Wednesday, June 27, 2007
The folk legends of Shiva and Vidyapati
Vidyapati is the most celebrated poet of Mithila. He was the first of the old Vaishnava master singers who spoke and wrote in desil-bayana (folk language), and his short hymns of prayers and praises soon became exceedingly popular. He wrote on several branches of scholarships.
Prominent among them are Keertilata (a marvellous piece of literature written in praise of Kirtisimha and Veerasimha of the Oinwar dynasty of Mithila); Bhuparikrama (geographical details of the world); Purusapariksha (an examination of Hindu ethical morals based on the good examples from the ancient history of India); Keertipataka (description of the details of the battle between Sivasimha, a worthy descendant of Keertisimha, and some Muslim rulers); Padavali (an account of his charming songs written in his mother tongue- desil-bayana); Likhnavali (written in a form of letters); Gangavakyavali (on religious merit of worshipping the holy Ganga); Saivasarvasvasaar (a vast treatise like an ocean on the Shaiva form of worship-can be treated as an encyclopaedia of the Shaiva cult); Daanvakyavali (about the importance of religious gifts for a common practioner of Hindu religion); Vibhagsasar (details of law of position of property and inheritance); Durgabhak-titarangini (on the form of Durga worship); Gayapattalaka (an excellent manual of rites to be performed on the occasion of death rites at Gaya); Gorakshavijaya (song-drama); Manimanjari (drama); Dvaitanirnaya (on the practices and experiments of tantra and tantra tradition of Mithila) and Vyadi-bhakti-tarangini (details of snake-worship in Mithila).
According to the local legend, Vidyapati was an ardent devotee of Shiva. He composed several songs in the form of Nacharis and Maheshbanis to please the Lord. Impressed with the devotion and poetic creativity of the poet, Lord Shiva came to him in a disguised form of a cowherd boy called Ugna.
Ugna requested the poet that as he was an orphan boy he wanted to work in his house as his servant. With a little hesitation, the poet assigned him the job of looking after his cattle. Ugna became a very charming and affectionate servant to the poet within a very short period.
One day, Vidyapati received an invitation to participate in a royal function of the king of Mithila, Shivasimha. He took Ugna with him and they left for the king’s capital. On the way the poet became very thirsty but it was a huge barren land where he saw no drops of water.
The helpless poet finally requested Ugna to bring some water. Ugna too showed his inability to bring the water and requested him to travel some more distance, but Vidyapati refused to walk further and became unconscious. He fell on the ground. Now, Ugna, who was none but Lord Shiva himself, took out a jug of water from his matted hair (jata), revived him to consciousness and gave the poet water to drink. The poet felt the taste of Ganga-water and immediately asked Ugna wherefrom he had brought it.
Ugna tried to make some false story but failed to do so. He wanted to keep it a secret and that’s why he avoided deliberately the poet’s query, but as Ugna wanted to avoid it, the poet’s curiosity increased. Finally, he appeared as Shiva, in his original form, before the poet.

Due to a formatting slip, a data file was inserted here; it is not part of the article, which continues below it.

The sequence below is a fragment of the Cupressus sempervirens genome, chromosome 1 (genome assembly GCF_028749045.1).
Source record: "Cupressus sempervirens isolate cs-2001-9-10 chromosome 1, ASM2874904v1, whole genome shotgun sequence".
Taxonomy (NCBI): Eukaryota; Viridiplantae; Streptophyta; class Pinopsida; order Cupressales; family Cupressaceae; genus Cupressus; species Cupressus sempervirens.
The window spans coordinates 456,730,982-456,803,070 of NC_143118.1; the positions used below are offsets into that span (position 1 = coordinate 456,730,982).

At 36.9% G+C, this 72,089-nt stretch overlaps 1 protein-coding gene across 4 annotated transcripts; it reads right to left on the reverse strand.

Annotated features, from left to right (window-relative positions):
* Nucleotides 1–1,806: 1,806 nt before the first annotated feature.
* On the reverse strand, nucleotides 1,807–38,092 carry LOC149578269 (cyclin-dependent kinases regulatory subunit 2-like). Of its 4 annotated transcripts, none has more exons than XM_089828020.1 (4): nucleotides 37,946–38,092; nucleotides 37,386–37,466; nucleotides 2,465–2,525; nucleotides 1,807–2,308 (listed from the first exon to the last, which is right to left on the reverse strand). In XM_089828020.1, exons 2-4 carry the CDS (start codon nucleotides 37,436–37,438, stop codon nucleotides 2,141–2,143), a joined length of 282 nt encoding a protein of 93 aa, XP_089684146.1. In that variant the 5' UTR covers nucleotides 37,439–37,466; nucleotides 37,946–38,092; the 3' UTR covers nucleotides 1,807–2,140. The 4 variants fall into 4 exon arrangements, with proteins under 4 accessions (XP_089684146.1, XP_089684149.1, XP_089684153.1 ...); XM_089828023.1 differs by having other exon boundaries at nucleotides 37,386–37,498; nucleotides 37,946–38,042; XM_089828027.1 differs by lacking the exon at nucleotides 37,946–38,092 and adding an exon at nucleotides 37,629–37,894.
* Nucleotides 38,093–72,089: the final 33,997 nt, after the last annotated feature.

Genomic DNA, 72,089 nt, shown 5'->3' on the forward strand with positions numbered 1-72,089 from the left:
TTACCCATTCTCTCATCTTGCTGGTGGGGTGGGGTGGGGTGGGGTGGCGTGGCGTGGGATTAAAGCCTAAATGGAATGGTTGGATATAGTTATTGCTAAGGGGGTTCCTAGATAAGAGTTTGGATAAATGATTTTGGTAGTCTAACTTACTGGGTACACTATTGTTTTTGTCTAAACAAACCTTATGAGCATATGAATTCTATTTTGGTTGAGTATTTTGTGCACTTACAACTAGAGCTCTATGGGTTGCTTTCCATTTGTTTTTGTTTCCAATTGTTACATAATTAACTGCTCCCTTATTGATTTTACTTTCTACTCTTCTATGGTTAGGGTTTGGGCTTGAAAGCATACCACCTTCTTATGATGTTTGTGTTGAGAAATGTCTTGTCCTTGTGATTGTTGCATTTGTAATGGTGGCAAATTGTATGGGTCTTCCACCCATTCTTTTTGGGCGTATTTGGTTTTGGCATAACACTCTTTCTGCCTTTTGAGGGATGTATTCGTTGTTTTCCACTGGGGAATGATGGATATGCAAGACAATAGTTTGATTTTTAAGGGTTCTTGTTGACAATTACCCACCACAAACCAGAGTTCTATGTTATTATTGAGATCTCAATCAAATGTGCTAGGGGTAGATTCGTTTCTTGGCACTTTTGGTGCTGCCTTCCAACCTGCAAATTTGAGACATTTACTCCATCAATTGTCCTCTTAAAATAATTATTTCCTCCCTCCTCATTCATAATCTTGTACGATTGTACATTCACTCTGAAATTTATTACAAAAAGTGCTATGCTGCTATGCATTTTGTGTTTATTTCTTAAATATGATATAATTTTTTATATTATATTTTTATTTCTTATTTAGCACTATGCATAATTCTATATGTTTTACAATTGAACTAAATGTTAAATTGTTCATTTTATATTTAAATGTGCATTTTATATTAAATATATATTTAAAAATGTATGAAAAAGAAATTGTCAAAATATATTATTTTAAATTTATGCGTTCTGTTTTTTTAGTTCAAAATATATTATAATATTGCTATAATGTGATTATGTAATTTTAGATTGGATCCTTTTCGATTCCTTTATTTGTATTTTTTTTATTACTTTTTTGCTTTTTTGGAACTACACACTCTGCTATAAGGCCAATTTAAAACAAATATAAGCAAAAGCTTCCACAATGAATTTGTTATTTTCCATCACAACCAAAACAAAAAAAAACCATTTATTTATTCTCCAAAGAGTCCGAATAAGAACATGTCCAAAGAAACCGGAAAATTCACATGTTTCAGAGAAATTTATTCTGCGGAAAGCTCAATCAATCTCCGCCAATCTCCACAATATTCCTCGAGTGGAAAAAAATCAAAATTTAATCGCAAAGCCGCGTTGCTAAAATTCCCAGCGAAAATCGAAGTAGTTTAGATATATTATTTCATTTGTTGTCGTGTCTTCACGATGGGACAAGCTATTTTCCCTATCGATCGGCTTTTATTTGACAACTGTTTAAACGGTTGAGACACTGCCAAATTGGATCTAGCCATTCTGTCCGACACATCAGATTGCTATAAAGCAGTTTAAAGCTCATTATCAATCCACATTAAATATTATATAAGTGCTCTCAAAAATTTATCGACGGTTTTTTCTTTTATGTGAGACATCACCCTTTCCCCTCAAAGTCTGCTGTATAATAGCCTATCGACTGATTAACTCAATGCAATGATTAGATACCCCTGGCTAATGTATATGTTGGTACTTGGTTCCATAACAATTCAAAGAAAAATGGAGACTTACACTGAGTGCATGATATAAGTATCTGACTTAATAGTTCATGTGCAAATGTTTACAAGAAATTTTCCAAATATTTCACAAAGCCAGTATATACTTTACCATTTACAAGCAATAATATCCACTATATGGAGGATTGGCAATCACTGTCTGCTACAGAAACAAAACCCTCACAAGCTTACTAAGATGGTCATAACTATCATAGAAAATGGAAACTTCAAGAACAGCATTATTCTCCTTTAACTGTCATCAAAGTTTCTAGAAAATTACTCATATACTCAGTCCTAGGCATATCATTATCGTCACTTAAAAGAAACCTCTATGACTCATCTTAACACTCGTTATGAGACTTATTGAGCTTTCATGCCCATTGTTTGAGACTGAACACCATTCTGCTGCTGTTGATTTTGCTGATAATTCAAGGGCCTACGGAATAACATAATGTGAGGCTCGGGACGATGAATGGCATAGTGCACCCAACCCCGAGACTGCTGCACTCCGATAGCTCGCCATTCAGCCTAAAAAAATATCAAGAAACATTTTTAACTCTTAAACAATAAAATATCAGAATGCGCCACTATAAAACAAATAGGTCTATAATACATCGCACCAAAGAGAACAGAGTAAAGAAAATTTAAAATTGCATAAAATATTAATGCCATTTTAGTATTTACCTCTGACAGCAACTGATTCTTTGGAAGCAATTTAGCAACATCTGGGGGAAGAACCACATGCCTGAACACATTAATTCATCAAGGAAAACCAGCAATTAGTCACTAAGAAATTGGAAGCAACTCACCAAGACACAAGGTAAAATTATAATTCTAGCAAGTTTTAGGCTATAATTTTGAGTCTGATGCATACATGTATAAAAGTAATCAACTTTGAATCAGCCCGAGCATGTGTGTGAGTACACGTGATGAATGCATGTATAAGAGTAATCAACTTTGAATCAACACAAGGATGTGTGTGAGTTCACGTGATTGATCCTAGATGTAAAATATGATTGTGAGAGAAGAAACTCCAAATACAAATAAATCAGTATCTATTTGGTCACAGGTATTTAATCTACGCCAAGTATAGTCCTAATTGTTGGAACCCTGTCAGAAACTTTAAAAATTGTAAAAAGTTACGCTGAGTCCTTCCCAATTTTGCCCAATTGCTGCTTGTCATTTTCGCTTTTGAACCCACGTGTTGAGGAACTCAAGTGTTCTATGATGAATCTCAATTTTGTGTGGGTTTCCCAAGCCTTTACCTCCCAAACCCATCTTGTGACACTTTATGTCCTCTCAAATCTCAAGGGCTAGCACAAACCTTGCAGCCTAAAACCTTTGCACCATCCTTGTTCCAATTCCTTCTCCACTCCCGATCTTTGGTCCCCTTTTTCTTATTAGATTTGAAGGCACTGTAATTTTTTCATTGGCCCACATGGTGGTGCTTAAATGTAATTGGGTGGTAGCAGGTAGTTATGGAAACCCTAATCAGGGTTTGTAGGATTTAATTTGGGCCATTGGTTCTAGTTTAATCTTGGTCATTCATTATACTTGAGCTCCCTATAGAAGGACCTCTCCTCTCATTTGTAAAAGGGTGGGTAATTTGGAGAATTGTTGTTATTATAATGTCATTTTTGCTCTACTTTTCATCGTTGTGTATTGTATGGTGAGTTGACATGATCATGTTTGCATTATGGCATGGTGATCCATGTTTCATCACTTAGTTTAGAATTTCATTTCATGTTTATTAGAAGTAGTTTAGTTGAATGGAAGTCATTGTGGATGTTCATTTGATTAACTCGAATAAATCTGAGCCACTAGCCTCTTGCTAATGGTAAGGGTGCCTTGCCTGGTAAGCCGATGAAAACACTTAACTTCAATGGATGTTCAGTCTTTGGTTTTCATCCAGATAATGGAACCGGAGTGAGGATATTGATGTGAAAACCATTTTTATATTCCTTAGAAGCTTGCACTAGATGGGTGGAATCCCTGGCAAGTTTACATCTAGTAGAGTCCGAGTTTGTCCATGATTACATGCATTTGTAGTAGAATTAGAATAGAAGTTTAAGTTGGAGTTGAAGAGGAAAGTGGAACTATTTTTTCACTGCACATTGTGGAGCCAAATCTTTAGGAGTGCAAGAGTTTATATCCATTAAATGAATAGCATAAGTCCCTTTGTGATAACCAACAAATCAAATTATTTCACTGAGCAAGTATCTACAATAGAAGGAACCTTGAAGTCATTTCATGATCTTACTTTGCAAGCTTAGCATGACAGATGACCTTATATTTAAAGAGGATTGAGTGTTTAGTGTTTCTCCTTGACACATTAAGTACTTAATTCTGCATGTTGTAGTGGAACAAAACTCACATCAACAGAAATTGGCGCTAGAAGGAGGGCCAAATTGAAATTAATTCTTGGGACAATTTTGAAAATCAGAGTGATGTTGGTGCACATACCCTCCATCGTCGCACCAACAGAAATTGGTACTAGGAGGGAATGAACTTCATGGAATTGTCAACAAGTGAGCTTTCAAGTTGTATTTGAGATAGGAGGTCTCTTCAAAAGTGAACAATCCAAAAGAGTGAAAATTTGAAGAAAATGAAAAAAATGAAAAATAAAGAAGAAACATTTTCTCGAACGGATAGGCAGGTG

Vidyapati touched his feet and took the dust of Ugna’s feet into his hands. Ugna now warned him not to disclose the secret before anybody including the poet’s wife Sushila. Vidyapati assured Ugna to keep this secret with him.
According to the local legend, Vidyapati was an ardent devotee of Shiva. He composed several songs in the form of Nacharis and Maheshbanis to please the Lord.
Ugna remained with Vidyapati for many years and helped him miraculously in many critical situations. For instance, when Shivasimha was arrested by Emperor Allaudin Khilji of Delhi, Vidyapati accompanied by Ugna, came to Delhi to get him released. Knowing that Vidyapati was a poet, Allaudin arranged a scholarly debate between Vidyapati and his own court-poet.
Vidyapati was told to respond either in Persian or a mixed language alone. The poet with the heavenly blessings of Ugna defeated the Sultan’s poet and responded in poetry he had composed in the prescribed languages. Not only that, with the blessings of Ugna he got rid of many obstacles created by the Sultan and his men at Delhi and finally succeeded in getting his king released from the prison of Sultan.
Now the story takes a very sad turn. Once, the wife of Vidyapati assigned some domestic responsibility to Ugna, which he failed to deliver according to her given instructions. She became angry with him and started beating him with a broom. This erratic behaviour of Sushila made Vidyapati frustrated that Shiva, of whom he was a great devotee, should be abused and humiliated. He could not control himself and shouted, “Stop! What the hell are you doing? Ugna is none else but Lord Shiva.” It is said, that very moment Ugna disappeared from there.
Now Vidyapati realised his mistake. He left his house and wandered through many temples, rivers and jungles in search of Ugna. Finally, Vidyapati found Ugna in Nandanvana. Shiva told him that he would not go back to his house but would help him whenever required. The place where Ugna appeared before the poet as God is known as Ugnaasthan. A small lingam was enshrined by the local devotees. Recently a temple has been made for that lingam.
This story is known to each and every person of this region. For them it is history. Even today they worship Lord Shiva while singing the devotional songs of Vidyapati to please him.
Source : Organiser http://organiser.org/archives/historic/dynamic/modulesae75-2.html?name=Content&pa=showpage&pid=21&page=23